Hyden, Miron & Foster, PLLC Law Blog

Thursday, September 13, 2018

Aretha Franklin Dies Without Will: What Next?

The “Queen of Soul” passed away last month of pancreatic cancer at the age of 76. Aretha Franklin, a pioneer in the music industry, demanded to be paid in cash before performances. Despite knowing of her terminal illness, she did not plan ahead and leave a will. This will undoubtedly make things difficult for her four sons when trying to figure out her net worth and their respective claims to it.

Though she was very wealthy, it’s still not a complete surprise that she died “intestate.” According to one of Franklin’s attorneys, he had urged her many times over the course of years to draft one. “I tried to convince her that she should do not just a will but a trust while she was still alive,” says Don Wilson, a Los Angeles entertainment attorney who worked with Franklin for almost three decades. “She never told me, ‘No, I don’t want to do one.’ Se understood the need. It just didn’t seem to be something she got around to.”

The Roadblock of Facing Our Own Mortality

Many people fail to execute a will because they are afraid to face their own mortality.  According to David J. Bennett, the attorney who worked most closely with Franklin, the following facts have been established as true:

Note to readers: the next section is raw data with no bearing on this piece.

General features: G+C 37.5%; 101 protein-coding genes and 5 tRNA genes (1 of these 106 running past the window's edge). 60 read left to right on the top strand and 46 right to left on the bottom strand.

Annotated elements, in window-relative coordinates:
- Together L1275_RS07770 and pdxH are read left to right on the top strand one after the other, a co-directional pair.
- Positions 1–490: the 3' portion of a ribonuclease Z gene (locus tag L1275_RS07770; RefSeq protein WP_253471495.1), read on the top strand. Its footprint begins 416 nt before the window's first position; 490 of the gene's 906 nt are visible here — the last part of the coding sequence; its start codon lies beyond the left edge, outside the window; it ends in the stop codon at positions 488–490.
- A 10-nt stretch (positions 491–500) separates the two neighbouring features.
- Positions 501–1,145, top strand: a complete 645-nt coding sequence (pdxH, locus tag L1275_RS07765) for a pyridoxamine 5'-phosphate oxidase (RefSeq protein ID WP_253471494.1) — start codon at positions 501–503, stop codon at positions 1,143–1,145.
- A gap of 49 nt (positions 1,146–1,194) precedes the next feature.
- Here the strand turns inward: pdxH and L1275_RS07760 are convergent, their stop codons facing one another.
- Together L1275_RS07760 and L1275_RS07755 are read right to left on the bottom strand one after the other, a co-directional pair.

• At the time of her death, Franklin was not married.

  • She left behind four sons, ages 48 to 63.

  • Her eldest son is incapacitated and represented by a guardian.

  • One of her nieces has accepted the role of executor.

Estate Tax Consequences

Under Michigan law, where Franklin hails from, (and in most states) in the absence of a will, her assets will be equally divided among her children. The documents did not express the worth of Franklin’s estate. It’s estimated that her estate is worth tens of millions of dollars, although it will be in her family’s best interest that the amount is downplayed for tax purposes, while the government will be looking to maximize the amount to serve its own purposes.

Estate Assets

Most of her estate will not be coming from royalties. Most of her songs were composed by someone else. (Certainly her most popular songs were.) Even though songs like “Respect” became massive successes, most royalty payments will go to the song’s author – in this case the estate of Otis Redding.  

Franklin’s assets include several pieces of property in and around Detroit. According to estimates by tax assessors, the property is at least $2 million, though their market value may even be double that amount.

Without a will, it could take years to determine the estate’s value. Once that has been established, the IRS will take any back taxes owed before taxing her estate at a whopping 40% for any assets after $11.2 million.

One thing is for sure though – Franklin would have been unhappy to see her finances aired so publically. As Wilson, her entertainment attorney stated so simply, “She was a private person.”


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